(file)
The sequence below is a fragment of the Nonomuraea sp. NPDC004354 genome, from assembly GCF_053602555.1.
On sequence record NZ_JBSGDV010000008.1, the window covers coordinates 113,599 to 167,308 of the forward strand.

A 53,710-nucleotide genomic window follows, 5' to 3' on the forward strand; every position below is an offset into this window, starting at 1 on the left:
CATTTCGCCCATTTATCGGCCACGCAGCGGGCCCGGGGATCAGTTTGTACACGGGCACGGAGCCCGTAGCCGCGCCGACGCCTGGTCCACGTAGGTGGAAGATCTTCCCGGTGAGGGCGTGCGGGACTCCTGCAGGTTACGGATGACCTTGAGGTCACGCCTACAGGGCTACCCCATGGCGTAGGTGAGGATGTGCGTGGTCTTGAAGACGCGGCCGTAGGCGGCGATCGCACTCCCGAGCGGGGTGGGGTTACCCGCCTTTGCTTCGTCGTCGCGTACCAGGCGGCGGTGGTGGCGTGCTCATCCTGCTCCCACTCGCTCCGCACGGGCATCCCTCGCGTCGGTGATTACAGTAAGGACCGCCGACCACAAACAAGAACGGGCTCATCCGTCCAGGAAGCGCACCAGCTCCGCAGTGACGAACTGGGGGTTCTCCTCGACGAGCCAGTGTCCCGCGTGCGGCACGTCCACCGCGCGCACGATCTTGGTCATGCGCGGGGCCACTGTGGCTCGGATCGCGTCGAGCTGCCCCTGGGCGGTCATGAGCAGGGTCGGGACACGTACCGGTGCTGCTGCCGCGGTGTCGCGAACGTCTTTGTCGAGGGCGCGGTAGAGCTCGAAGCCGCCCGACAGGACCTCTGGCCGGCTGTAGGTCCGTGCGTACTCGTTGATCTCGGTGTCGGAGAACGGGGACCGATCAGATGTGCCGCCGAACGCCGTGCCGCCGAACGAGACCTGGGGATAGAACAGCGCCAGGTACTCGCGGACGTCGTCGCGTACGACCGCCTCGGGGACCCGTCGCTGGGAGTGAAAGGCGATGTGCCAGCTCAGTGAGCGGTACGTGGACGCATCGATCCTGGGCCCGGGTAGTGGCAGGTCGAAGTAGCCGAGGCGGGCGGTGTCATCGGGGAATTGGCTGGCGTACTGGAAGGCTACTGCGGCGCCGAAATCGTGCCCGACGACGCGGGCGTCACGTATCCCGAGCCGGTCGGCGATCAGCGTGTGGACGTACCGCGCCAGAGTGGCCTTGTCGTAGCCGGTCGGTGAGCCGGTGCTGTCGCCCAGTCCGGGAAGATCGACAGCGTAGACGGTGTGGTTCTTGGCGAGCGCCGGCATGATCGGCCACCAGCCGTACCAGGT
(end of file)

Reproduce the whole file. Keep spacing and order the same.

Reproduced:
The sequence below is a fragment of the Nonomuraea sp. NPDC004354 genome, from assembly GCF_053602555.1.
On sequence record NZ_JBSGDV010000008.1, the window covers coordinates 113,599 to 167,308 of the forward strand.

A 53,710-nucleotide genomic window follows, 5' to 3' on the forward strand; every position below is an offset into this window, starting at 1 on the left:
CATTTCGCCCATTTATCGGCCACGCAGCGGGCCCGGGGATCAGTTTGTACACGGGCACGGAGCCCGTAGCCGCGCCGACGCCTGGTCCACGTAGGTGGAAGATCTTCCCGGTGAGGGCGTGCGGGACTCCTGCAGGTTACGGATGACCTTGAGGTCACGCCTACAGGGCTACCCCATGGCGTAGGTGAGGATGTGCGTGGTCTTGAAGACGCGGCCGTAGGCGGCGATCGCACTCCCGAGCGGGGTGGGGTTACCCGCCTTTGCTTCGTCGTCGCGTACCAGGCGGCGGTGGTGGCGTGCTCATCCTGCTCCCACTCGCTCCGCACGGGCATCCCTCGCGTCGGTGATTACAGTAAGGACCGCCGACCACAAACAAGAACGGGCTCATCCGTCCAGGAAGCGCACCAGCTCCGCAGTGACGAACTGGGGGTTCTCCTCGACGAGCCAGTGTCCCGCGTGCGGCACGTCCACCGCGCGCACGATCTTGGTCATGCGCGGGGCCACTGTGGCTCGGATCGCGTCGAGCTGCCCCTGGGCGGTCATGAGCAGGGTCGGGACACGTACCGGTGCTGCTGCCGCGGTGTCGCGAACGTCTTTGTCGAGGGCGCGGTAGAGCTCGAAGCCGCCCGACAGGACCTCTGGCCGGCTGTAGGTCCGTGCGTACTCGTTGATCTCGGTGTCGGAGAACGGGGACCGATCAGATGTGCCGCCGAACGCCGTGCCGCCGAACGAGACCTGGGGATAGAACAGCGCCAGGTACTCGCGGACGTCGTCGCGTACGACCGCCTCGGGGACCCGTCGCTGGGAGTGAAAGGCGATGTGCCAGCTCAGTGAGCGGTACGTGGACGCATCGATCCTGGGCCCGGGTAGTGGCAGGTCGAAGTAGCCGAGGCGGGCGGTGTCATCGGGGAATTGGCTGGCGTACTGGAAGGCTACTGCGGCGCCGAAATCGTGCCCGACGACGCGGGCGTCACGTATCCCGAGCCGGTCGGCGATCAGCGTGTGGACGTACCGCGCCAGAGTGGCCTTGTCGTAGCCGGTCGGTGAGCCGGTGCTGTCGCCCAGTCCGGGAAGATCGACAGCGTAGACGGTGTGGTTCTTGGCGAGCGCCGGCATGATCGGCCACCAGCCGTACCAGGT